To sub-select or not sub-select in PostgreSQL

31 August 2009   0 comments   Linux

Mind That Age!

This blog post is 9 years old! Most likely, its content is outdated. Especially if it's technical.

I have a query that looks like this (simplified for the sake of brevity):

SELECT
  gl.id,
  miles_between_lat_long(46.519582, 6.632121,
                         gl.latitude::numeric, gl.longitude::numeric
                        ) AS distance
FROM 
 kungfuperson gl
 miles_between_lat_long(46.519582, 6.632121,
                        gl.latitude::numeric, gl.longitude::numeric
                        ) < 5000

ORDER BY distance ASC;

It basically finds other entries in a table (which has columns for latitude and longitude) but only returns those that are within a certain distance (from a known latitude/longitude point). Running this query on my small table takes about 7 milliseconds. (I used EXPLAIN ANALYZE)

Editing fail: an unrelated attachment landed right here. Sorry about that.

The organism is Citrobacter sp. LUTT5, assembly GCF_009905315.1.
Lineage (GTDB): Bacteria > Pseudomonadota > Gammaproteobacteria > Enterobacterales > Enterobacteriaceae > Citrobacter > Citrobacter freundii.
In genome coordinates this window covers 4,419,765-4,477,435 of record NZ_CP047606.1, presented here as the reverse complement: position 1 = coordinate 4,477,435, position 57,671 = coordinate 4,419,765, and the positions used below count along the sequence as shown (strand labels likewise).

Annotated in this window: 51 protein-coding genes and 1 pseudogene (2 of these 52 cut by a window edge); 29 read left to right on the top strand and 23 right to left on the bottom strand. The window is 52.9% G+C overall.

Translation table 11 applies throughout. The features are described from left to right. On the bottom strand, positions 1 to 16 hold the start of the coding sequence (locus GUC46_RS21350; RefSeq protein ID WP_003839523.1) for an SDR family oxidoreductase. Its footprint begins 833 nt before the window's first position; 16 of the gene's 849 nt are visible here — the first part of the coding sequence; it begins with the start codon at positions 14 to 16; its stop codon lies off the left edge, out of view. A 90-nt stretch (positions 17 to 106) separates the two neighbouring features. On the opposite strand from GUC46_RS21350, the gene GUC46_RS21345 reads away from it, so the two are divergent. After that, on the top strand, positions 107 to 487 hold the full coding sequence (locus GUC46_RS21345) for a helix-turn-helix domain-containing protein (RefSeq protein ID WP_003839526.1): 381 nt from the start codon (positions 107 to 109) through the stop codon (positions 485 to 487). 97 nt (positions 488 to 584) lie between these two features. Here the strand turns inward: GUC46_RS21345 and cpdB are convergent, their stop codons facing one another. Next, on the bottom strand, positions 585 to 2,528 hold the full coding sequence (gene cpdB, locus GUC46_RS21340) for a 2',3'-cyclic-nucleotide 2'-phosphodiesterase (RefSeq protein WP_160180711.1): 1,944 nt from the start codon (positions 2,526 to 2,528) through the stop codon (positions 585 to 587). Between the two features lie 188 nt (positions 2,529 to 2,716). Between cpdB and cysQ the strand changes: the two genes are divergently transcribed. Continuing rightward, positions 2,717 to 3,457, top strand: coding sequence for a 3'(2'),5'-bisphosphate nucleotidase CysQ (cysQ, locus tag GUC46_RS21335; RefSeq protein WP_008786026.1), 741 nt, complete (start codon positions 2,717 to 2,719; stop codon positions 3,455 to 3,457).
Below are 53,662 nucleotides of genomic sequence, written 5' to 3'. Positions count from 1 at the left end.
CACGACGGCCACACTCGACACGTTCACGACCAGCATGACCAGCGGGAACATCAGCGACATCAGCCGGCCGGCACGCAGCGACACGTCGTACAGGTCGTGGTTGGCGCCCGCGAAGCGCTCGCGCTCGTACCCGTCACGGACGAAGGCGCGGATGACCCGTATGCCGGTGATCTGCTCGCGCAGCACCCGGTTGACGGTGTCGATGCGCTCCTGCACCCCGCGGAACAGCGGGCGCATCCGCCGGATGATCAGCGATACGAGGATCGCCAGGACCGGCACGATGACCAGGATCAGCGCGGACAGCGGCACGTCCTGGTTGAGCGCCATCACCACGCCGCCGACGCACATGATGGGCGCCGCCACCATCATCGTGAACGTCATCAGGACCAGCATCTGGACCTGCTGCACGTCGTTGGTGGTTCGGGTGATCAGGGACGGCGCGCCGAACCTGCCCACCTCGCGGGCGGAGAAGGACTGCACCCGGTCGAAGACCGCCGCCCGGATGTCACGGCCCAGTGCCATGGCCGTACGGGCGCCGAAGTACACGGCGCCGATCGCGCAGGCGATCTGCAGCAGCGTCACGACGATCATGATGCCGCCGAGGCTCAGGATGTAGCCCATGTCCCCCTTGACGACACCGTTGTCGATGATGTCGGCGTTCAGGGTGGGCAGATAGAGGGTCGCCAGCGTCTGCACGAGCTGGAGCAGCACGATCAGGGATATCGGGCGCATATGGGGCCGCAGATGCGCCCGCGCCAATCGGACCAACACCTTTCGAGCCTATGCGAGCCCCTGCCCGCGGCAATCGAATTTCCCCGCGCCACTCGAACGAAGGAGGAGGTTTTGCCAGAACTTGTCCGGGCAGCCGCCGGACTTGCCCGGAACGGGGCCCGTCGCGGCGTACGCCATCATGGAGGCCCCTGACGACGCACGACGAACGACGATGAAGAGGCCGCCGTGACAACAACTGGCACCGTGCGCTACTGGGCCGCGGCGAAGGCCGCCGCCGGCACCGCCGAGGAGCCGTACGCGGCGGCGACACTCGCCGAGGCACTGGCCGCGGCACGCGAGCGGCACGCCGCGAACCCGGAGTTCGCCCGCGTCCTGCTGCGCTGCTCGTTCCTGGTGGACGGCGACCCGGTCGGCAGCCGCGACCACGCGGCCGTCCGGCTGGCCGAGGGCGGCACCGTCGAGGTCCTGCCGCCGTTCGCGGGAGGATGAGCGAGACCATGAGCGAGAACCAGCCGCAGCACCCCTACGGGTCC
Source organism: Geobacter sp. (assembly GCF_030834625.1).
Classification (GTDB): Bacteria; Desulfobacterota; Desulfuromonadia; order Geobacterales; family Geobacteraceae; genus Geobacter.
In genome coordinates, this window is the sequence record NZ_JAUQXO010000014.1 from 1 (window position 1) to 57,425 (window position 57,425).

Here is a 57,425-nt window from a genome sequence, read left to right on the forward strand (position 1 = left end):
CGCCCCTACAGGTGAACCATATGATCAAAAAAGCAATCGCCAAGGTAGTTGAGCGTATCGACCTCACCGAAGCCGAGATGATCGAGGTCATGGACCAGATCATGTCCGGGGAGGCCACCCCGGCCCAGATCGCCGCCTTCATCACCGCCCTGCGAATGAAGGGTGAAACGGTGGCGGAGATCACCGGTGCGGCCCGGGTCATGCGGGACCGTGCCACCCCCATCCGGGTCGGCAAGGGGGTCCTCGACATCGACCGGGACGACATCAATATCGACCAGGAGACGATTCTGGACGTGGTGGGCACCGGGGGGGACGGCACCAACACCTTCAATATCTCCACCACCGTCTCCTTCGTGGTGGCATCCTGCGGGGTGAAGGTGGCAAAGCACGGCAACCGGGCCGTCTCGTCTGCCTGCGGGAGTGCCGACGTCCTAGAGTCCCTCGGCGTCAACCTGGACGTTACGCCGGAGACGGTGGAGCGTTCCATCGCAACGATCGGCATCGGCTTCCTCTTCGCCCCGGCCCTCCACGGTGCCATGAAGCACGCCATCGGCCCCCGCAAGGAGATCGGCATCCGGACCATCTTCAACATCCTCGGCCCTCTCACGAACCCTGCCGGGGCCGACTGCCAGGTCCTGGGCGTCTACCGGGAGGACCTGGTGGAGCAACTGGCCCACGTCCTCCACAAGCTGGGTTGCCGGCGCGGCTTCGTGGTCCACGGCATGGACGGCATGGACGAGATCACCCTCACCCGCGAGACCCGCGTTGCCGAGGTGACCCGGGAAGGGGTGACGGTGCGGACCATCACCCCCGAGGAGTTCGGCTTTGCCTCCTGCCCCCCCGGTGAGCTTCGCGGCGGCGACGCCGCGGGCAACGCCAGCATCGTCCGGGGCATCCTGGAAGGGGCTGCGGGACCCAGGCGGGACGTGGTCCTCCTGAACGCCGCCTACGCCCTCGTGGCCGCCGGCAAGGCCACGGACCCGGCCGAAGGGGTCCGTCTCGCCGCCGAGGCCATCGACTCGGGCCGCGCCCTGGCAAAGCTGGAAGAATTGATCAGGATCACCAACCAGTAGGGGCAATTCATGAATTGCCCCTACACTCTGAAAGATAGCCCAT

So I thought, how about if I wrap it in a sub-select so that the function miles_between_lat_long() is only used once per row. Surely that would make it a lot faster. I accept that it wouldn't be twice as fast because wrapping it in a sub-select would also add some extra computation. Here's the "improved" version:

SELECT * FROM (
SELECT
  gl.id,
  miles_between_lat_long(46.519582, 6.632121,
                         gl.latitude::numeric, gl.longitude::numeric
                        ) AS distance
FROM 
 kungfuperson gl
) AS ss
WHERE ss.distance < 5000
ORDER BY ss.distance ASC;

To test it I wrote a little script that randomly runs these two versions many many times (about 50 times) each and then compare the averages.

The results are quite interesting:

Version 1: 8.4834 ms
Version 2: 7.67792 ms

Clearly there is an advantage with wrapping it in a sub-select but clearly the difference is tiny.

It goes to show that the majority of the time is spent on other things such as ordering and sequential compares rather than on calculations as the one I had in my example. Ah, well. A valuable experience nevertheless.

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